Excerpt from Delirium by Laura Restrepo, plus links to reviews, author biography & more

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Delirium

A Novel

by Laura Restrepo

Delirium by Laura Restrepo X
Delirium by Laura Restrepo
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  • First Published:
    Apr 2007, 336 pages

    Paperback:
    Mar 2008, 336 pages

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They mounted the horses, which are high–strung to begin with and don’t appreciate overweight brutes squashing their kidneys and making them gallop in the dark along muddy paths, followed by a procession of Toyota 4x4s full of bodyguards, you know how it is, angel, because you come from that world and escaped it only when you'd had all you could stomach, but does the aftertaste ever go away?, no, sweetheart, the taste of shit lingers in your mouth no matter how many times you gargle with Listerine. Every fat cat from Las Lomas Polo is shadowed wherever he goes by five or six escorts, and Spider Salazar is even worse; ever since he struck it rich he’s had himself protected by a troop of thugs trained in Israel, and that night Spider, who hadn’t been on a horse for months because he was clogged with cholesterol and had to content himself with watching from the stands, that night Spider, who was completely plastered, ordered them to bring him the most spirited horse, a big, imperious bay called Parsley, and if I say “called,” Agustina princess, it’s because no one calls it anything anymore, since in the darkness, the mud, and the commotion, Parsley lost his temper and threw Spider, slamming him against a rock, and then some genius of a bodyguard, a guy they call the Sucker, had the brilliant idea of teaching the horse a lesson by blasting it with his machine gun, leaving it riddled like a sieve with its hooves pointing up at the moon, the most pathetic little scene imaginable. In a single burst the idiot pissed away the two hundred and fifty grand Parsley was worth, because that’s life, Agustina sweetheart, fortunes go down the drain in a single binge and nobody bats an eye.


***

THE GIRL AGUSTINA hugs another, smaller child tight; it’s her brother Bichi, who has a head full of dark curls, a Christ Child, the kind artists paint with black hair instead of golden. It’s the last time, Bichito, Agustina promises him, my father will never hit you again because I’m going to stop him, don’t hold your arm like that, like a chicken with a broken wing, come here, Bichi, little brother, you have to forgive my father’s bad hands because his heart is good, you have to forgive him, Bichi, and not stare at him like that because if you do he’ll go away and it’ll be your fault, does your arm still hurt?, come here, it’s all right, if you stop crying your sister, Agustina, will summon you to the great ceremony of her powers, and we’ll do what we always do, she’ll get the pictures from their hiding place and Bichi will spread the black cloth on the bed, you and me preparing for the service that will make my eyes see, Agustina calls up the great Power that lets her know when her father is going to hurt her brother, you’re the Bichi I loved so much, Agustina repeats over and over again, the Bichi I love so very very much, my darling little brother, the beautiful boy who abandoned me a lifetime ago and is lost to me now.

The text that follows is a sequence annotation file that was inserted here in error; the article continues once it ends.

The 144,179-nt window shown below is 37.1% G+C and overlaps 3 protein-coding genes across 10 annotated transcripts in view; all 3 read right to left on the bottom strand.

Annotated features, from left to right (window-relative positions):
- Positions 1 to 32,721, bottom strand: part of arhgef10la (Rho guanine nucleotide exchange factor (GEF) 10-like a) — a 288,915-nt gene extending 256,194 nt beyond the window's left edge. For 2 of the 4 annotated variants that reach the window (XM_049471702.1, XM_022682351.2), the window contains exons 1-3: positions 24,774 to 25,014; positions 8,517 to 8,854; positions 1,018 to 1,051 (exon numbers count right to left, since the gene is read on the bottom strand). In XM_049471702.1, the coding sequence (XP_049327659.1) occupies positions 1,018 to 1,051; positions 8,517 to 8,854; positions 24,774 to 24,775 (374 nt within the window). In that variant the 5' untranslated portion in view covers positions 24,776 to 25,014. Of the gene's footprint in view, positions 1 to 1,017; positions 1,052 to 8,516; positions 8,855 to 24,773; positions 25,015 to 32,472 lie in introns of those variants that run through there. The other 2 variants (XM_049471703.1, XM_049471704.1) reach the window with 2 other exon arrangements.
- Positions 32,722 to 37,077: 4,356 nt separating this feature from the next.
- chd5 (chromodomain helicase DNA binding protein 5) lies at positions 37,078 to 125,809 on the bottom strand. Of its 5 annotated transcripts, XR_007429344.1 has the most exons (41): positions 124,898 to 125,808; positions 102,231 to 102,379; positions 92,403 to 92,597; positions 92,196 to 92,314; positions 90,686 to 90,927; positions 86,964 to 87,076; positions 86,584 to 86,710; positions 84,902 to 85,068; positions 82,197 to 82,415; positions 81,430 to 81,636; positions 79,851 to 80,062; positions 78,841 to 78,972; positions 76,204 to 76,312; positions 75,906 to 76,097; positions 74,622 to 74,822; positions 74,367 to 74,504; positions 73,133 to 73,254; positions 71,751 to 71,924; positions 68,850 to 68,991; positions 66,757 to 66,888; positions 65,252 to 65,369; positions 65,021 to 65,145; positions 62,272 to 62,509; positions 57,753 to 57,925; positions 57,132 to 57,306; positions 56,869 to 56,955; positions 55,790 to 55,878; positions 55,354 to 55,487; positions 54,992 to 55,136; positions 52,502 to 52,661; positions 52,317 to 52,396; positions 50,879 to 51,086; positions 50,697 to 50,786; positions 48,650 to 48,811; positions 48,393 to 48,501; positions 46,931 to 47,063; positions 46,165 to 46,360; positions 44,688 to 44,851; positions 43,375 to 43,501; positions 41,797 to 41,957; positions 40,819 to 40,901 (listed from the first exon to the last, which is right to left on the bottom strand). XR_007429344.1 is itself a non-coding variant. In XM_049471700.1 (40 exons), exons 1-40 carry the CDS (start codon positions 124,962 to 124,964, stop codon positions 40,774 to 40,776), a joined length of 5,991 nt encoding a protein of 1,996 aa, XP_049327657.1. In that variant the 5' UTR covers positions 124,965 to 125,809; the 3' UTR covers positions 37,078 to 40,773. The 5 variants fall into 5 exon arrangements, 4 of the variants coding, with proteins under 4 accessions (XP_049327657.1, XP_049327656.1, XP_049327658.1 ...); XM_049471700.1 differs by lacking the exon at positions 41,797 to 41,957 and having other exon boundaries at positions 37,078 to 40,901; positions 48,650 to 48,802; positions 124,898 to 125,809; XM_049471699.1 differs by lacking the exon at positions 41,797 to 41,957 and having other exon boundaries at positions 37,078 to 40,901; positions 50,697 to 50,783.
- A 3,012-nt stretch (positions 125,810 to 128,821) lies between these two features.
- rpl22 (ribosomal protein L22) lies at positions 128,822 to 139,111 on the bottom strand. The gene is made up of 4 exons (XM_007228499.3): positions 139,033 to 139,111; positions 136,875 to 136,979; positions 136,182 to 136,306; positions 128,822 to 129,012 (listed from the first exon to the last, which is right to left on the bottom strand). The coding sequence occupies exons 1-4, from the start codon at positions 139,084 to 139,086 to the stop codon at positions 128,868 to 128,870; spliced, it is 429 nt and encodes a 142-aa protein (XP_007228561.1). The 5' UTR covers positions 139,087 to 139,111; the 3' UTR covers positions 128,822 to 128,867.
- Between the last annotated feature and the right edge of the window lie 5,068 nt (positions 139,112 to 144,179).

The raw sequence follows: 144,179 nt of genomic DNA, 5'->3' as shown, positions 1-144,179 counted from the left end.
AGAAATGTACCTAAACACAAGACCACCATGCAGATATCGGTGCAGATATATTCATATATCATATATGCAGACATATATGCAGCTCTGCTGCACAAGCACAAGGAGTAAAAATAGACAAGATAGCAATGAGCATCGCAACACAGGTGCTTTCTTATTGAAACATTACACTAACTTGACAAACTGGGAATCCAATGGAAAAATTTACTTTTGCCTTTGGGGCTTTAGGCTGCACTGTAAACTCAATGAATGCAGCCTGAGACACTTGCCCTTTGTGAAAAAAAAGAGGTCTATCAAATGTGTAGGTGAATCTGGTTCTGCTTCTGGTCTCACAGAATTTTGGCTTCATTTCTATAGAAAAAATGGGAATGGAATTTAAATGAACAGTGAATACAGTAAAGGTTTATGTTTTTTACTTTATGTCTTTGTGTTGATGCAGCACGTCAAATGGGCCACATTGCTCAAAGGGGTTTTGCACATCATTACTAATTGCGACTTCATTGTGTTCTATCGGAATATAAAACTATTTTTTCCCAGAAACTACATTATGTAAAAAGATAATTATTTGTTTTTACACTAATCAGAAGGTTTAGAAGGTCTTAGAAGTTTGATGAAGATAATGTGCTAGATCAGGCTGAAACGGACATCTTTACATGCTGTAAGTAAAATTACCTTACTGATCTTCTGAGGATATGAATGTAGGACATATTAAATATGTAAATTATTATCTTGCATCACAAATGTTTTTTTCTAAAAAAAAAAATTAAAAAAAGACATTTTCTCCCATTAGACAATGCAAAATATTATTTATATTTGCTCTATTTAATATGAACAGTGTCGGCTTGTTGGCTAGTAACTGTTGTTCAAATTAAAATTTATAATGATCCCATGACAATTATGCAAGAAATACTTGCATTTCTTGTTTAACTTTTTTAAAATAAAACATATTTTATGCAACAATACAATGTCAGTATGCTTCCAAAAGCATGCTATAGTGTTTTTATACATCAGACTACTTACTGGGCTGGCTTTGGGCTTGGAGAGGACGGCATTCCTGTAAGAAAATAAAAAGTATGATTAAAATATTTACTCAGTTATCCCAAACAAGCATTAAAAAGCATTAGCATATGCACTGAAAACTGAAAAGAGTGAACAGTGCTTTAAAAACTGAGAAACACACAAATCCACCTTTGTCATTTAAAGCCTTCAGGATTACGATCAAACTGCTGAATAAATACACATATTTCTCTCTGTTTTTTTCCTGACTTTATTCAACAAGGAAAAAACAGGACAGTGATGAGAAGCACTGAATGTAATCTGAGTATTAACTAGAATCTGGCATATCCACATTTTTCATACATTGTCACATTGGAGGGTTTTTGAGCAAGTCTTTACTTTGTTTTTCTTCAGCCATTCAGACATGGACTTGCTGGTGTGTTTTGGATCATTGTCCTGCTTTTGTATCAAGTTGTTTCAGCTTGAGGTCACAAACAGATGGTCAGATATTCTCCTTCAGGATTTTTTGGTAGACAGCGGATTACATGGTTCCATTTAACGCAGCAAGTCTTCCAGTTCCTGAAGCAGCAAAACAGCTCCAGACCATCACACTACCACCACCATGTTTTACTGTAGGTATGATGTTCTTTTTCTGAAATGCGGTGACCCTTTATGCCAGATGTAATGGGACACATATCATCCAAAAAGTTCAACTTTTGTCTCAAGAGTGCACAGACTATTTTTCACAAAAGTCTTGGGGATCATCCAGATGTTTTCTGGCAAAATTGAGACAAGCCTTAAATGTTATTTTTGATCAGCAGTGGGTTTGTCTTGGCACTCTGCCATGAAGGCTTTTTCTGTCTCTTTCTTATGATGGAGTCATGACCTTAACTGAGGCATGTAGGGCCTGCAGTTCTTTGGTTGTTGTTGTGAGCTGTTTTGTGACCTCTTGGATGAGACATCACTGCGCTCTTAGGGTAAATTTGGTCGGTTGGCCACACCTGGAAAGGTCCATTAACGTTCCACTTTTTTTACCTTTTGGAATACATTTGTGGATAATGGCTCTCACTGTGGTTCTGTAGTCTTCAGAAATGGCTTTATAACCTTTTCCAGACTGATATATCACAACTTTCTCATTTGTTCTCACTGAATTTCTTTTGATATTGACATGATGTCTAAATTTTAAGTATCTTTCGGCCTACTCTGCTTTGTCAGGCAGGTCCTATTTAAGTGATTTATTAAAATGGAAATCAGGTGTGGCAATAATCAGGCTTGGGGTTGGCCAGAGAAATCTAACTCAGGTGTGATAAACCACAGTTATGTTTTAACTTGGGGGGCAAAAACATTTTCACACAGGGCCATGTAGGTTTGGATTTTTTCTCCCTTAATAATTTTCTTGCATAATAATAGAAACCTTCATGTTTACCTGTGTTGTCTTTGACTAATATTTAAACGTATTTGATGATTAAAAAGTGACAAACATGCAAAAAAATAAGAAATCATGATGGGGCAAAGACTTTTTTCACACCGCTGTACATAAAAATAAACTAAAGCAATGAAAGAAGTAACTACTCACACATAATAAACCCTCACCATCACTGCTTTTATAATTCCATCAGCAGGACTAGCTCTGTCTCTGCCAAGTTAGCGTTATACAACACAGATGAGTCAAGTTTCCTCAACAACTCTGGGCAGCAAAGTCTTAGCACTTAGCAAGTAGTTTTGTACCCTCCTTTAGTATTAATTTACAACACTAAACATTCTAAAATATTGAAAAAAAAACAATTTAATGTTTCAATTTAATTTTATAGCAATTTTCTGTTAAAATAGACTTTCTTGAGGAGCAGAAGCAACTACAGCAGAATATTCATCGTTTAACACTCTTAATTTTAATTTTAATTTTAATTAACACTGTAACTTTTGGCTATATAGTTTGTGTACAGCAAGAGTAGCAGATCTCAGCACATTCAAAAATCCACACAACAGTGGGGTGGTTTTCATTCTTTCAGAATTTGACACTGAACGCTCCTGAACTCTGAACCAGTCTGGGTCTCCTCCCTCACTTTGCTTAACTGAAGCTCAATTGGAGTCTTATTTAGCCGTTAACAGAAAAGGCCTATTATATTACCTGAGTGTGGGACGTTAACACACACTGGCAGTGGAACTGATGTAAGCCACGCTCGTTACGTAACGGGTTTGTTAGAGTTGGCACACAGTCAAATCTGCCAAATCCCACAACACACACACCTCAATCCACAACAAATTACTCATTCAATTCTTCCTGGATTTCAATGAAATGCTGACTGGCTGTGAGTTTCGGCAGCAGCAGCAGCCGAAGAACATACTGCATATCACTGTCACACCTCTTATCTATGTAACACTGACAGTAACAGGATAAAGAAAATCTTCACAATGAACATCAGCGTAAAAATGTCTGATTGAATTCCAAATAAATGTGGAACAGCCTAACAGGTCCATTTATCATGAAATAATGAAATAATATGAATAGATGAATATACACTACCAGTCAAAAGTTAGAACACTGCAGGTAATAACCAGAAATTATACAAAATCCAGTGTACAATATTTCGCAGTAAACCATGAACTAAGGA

I’ll cure your broken wing, sings Agustina, rocking him against her, I’ll kiss it and make it better. The only problem is that the powers of divination come to her when they feel like it, not when she calls on them, that’s why the ceremony doesn’t always work the same way even though the two children put on their robes and do everything right, step by step, carefully performing each step, but it isn’t the same, Agustina complains, because the powers forsake me sometimes, the visions fade and Bichi is left defenseless, not knowing when the thing that's sure to happen to him will happen. But when they’re going to come they announce their arrival with a flicker of the eyelids, the First Call, because Agustina’s powers were, are, her eyes’ ability to see beyond, to what’s still to come, to what hasn’t come yet. The Second Call is when the head tilts back of its own accord, as if it were descending a staircase, as if the neck were tugging it down and making it toss its hair like the Weeping Woman when she wanders the hills. I know Bichi is terrified by the Second Call, and he doesn’t want to know anything about the Weeping Woman or the wild rhythms of her flowing hair, which is why he begs me not to roll my eyes back in my head and toss my hair because If you keep doing that Agustina, I’ll go to my room, Don’t go Bichi Bichito, don’t go and I won’t do it anymore, I’ll control the shaking so I don’t scare you, because after all this is a ceremony of healing and comfort, I’d never hurt you, I only want to protect you, and in return you have to promise me that you’ll forgive my father even when he hits you, my father says it’s for your own good and parents know things that children don’t.

Excerpted from Delirium by Laura Restrepo Copyright © 2007 by Laura Restrepo. Excerpted by permission of Nan A. Talese, a division of Random House, Inc. All rights reserved. No part of this excerpt may be reproduced or reprinted without permission in writing from the publisher.

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